CNBC reports: “The British pound took a dive on Friday, tanking as much as 6 percent, as traders scrambled to assess the cause of the heavy selling. The currency fell to $1.1819 in early Asian hours, hitting its lowest level since 1985—a year when it hit $1.0520 amid an acrimonious mining industry strike. The currency later recovered [5%] to hover at the $1.24 handle by the afternoon session of Asian trade.
Friday’s fall was the most aggressive since results of the Brexit vote emerged on June 24, according to spread-betting firm IG. – Market speculation was rife that the decline was the result of a wrongly entered trade. Because there was no news so far to justify the pound’s wild swing, it could be the result of a ‘fat finger’ [mistake], said Elias Haddad, senior currency strategist at Commonwealth Bank of Australia.”
Video: Press TV Interview of Economist Peter Koenig
John Gorman, head of non-yen rates trading at Nomura Securities, said via email that there were two theories floating around. “First, it was a fat finger or a trade entered mistakenly. The second possibility, which sounds more reasonable, is that there is a large barrier option that traded and that caused the selloff in light liquidity.”
Kathy Lien, managing director of foreign exchange strategy at BK Asset Management, echoed that view. “It’s a low liquidity sell-off. Typically, when we see this, the reversal is violent but with fundamental support, the pound could find a new range between 1.22 and 1.25 per dollar,” she said in e-mailed comments.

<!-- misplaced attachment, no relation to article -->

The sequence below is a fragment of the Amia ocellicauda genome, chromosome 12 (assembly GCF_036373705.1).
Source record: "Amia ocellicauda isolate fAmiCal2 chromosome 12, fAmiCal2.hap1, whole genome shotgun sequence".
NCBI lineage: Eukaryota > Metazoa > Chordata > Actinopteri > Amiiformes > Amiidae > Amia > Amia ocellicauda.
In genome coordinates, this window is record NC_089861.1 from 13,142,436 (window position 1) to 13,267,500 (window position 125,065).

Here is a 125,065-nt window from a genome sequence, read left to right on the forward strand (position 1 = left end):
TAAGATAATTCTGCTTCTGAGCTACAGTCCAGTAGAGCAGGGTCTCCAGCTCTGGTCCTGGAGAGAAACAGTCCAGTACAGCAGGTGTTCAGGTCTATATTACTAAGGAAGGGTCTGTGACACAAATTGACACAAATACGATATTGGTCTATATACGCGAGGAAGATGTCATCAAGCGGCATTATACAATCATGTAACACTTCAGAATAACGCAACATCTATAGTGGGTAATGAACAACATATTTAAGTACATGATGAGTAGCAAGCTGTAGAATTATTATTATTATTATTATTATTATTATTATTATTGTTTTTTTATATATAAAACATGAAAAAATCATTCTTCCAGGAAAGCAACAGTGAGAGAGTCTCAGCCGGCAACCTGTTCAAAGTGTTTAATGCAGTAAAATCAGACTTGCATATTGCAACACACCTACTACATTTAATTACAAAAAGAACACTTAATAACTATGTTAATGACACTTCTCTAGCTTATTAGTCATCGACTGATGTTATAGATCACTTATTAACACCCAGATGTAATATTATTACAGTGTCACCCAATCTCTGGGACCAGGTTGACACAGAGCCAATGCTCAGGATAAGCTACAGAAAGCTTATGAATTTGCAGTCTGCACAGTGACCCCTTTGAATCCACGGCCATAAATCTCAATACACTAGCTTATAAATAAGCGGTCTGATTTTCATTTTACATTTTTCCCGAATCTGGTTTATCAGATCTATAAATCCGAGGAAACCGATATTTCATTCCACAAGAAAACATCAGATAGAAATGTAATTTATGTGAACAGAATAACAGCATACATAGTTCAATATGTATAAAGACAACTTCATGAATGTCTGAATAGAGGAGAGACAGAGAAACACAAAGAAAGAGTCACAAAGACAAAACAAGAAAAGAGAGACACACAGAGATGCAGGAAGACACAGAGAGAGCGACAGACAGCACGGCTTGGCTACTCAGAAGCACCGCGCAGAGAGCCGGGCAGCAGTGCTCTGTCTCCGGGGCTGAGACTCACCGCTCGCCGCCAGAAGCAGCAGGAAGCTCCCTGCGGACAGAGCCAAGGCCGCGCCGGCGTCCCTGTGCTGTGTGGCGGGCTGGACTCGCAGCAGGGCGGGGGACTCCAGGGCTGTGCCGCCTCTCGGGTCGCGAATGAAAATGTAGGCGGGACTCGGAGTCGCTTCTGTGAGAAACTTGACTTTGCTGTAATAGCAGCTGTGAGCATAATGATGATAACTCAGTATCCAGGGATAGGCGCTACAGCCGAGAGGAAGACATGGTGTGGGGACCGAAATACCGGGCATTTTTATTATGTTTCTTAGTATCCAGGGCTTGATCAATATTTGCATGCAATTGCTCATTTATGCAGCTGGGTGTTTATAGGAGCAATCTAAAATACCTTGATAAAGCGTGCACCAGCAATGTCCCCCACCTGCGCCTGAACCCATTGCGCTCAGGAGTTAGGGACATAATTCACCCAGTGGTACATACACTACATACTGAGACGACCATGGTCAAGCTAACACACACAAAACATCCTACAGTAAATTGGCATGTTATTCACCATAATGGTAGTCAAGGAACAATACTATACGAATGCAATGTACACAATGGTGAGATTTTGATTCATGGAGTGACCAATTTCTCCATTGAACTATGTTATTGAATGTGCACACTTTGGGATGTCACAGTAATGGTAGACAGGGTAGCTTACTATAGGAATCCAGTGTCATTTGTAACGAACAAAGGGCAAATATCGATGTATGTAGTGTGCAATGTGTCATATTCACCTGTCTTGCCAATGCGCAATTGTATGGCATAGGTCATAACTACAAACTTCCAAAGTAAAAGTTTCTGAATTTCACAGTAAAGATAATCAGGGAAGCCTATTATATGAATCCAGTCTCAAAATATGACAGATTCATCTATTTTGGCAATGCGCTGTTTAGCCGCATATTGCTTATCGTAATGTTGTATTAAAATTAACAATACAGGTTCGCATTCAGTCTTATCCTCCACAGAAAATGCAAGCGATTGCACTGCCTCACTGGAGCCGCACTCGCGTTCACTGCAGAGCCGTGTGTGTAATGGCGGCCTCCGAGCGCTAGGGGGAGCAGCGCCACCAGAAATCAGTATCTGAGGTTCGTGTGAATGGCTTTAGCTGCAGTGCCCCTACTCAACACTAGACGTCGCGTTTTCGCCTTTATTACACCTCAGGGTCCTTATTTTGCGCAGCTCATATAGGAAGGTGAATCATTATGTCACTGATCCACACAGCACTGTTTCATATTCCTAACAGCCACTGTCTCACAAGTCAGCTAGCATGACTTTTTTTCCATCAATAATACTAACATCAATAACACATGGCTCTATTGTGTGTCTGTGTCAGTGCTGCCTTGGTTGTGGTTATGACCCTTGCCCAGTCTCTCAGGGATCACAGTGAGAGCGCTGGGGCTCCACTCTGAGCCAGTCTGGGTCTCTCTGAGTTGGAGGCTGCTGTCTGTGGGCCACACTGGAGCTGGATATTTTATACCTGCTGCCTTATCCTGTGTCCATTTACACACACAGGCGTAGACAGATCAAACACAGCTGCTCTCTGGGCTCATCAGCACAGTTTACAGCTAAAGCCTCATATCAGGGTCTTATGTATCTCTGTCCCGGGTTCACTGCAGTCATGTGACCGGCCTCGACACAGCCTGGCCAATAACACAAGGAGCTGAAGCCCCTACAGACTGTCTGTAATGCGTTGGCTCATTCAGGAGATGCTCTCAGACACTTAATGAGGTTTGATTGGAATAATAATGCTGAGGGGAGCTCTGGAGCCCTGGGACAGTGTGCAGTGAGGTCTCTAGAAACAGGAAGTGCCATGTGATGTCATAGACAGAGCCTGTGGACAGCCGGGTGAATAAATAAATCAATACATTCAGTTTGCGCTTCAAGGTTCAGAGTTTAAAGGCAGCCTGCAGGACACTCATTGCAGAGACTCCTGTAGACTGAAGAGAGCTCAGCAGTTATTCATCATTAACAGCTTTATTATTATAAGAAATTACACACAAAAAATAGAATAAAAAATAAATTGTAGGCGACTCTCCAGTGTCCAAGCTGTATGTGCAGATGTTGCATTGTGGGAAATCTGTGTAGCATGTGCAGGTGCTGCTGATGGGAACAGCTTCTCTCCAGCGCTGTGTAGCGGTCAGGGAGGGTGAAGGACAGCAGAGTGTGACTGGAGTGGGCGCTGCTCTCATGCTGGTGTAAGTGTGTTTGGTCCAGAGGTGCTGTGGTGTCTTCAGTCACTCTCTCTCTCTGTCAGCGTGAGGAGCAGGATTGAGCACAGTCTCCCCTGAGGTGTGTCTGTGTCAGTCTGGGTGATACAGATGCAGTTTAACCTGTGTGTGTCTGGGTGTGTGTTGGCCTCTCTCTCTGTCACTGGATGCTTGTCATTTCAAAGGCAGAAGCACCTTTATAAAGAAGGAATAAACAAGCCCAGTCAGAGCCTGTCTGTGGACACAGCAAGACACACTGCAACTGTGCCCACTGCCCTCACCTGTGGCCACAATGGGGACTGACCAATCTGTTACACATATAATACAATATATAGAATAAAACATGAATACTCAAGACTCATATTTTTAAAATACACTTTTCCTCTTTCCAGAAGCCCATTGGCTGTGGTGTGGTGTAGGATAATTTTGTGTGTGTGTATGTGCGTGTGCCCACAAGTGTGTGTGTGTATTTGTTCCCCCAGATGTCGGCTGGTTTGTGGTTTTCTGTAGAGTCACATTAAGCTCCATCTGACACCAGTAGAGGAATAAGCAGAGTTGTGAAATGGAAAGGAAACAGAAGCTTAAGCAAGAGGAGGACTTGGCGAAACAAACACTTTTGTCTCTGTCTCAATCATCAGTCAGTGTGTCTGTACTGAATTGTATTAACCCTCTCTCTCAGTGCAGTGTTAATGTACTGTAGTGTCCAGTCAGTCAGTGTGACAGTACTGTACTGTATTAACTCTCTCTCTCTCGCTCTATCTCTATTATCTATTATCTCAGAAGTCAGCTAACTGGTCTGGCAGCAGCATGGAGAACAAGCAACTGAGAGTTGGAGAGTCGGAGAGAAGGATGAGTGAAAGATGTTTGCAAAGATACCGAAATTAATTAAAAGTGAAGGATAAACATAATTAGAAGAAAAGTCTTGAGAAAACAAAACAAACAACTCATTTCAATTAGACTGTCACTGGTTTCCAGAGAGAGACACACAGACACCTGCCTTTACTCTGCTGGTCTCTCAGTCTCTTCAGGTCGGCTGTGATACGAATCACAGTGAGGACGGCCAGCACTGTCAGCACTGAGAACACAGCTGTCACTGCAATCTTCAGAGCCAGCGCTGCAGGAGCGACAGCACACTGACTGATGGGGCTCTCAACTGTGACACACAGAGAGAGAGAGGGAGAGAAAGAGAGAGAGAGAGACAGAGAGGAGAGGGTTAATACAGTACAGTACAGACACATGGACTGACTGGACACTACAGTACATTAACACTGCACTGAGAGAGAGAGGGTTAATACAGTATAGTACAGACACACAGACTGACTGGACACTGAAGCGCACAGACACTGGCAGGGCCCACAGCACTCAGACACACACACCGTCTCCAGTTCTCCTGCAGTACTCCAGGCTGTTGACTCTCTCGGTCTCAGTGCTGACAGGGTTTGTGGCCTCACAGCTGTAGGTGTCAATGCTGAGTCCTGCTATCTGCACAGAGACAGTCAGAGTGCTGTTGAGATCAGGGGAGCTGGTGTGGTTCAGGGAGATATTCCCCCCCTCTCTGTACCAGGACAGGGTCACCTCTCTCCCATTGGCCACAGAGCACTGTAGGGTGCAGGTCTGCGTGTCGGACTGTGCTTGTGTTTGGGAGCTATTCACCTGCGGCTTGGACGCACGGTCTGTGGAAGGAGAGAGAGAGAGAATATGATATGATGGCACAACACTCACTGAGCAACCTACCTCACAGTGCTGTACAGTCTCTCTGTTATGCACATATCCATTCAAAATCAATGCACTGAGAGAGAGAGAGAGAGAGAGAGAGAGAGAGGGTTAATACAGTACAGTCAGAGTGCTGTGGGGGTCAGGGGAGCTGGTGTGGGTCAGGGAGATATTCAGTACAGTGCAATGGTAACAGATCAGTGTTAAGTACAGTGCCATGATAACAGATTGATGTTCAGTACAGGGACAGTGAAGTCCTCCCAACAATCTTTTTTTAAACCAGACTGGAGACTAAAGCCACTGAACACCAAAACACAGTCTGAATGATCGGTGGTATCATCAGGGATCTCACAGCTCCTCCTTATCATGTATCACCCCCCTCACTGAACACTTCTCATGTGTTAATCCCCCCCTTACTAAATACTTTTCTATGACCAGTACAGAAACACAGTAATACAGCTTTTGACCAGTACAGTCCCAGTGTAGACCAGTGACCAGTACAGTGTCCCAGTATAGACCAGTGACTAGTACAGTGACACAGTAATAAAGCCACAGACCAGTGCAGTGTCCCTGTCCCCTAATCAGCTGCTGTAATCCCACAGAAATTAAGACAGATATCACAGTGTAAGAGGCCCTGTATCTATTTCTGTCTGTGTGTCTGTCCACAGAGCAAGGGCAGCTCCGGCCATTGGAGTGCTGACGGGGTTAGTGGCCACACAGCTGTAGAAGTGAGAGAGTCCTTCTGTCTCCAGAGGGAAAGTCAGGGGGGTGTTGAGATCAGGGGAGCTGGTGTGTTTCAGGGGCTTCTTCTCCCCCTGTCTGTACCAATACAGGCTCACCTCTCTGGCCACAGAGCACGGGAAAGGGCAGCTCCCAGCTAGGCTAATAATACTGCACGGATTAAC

But because other currencies did not see corresponding moves, it may not be a liquidity issue, flagged UBS’ chief Asia-Pacific investment officer Kelvin Tay. Indeed, other currencies were stable on Friday, with the euro down 0.30 percent to $1.1117 while the was 0.15 percent stronger at $103.90.
Not everyone believed the fat-finger theory either. “Usually, fat finger errors don’t have the continuity that we’re seeing right now. There’s a chance that it might been an error but I don’t think we haven’t seen the last of the lows,” Ashraf Laidi, CEO of Intermarket Strategy, told CNBC’s “Squawk Box”.
Friday’s moves cap a volatile week for the currency, bringing its week-to-date losses to over 4 percent, according to Reuters data. On Thursday, it traded around $1.2720 after hitting what was also a 31-year low of $1.2686 on Wednesday. The selling began to accelerate following British
Prime Minister Theresa May’s announcement on Sunday that Article 50, a piece of legislation that launches the exit process, could start by the first quarter of 2017.
TRANSCRIPT OF PRESS TV INTERVIEW
PressTV Question: How do you see this sudden fall of the British Pound? Is it a ‘mistake’ as some say, or does it have to do with BREXIT and with Prime Minister Teresa May’s announcement that the exit process could start by the first quarter of 2017?
Peter Koenig: First, we have to realize that the western economy is one where the currency, i.e. the monetary system makes the economy, not the other way around as it should be – where the economy makes the monetary system.
We are living in an economy where money has since the banking deregulation in the 1990s absolutely no backing, not gold, not the economic output of a country – nothing but thin air, as money is made by a mouse click on a computer by a private bank. In the US 97% of all money is made by private banks as debt. In Europe it’s not much different.
This system is perfect for speculation. You invent an event – and use that event in the media to justify a fall in the stock market, or in this case a currency.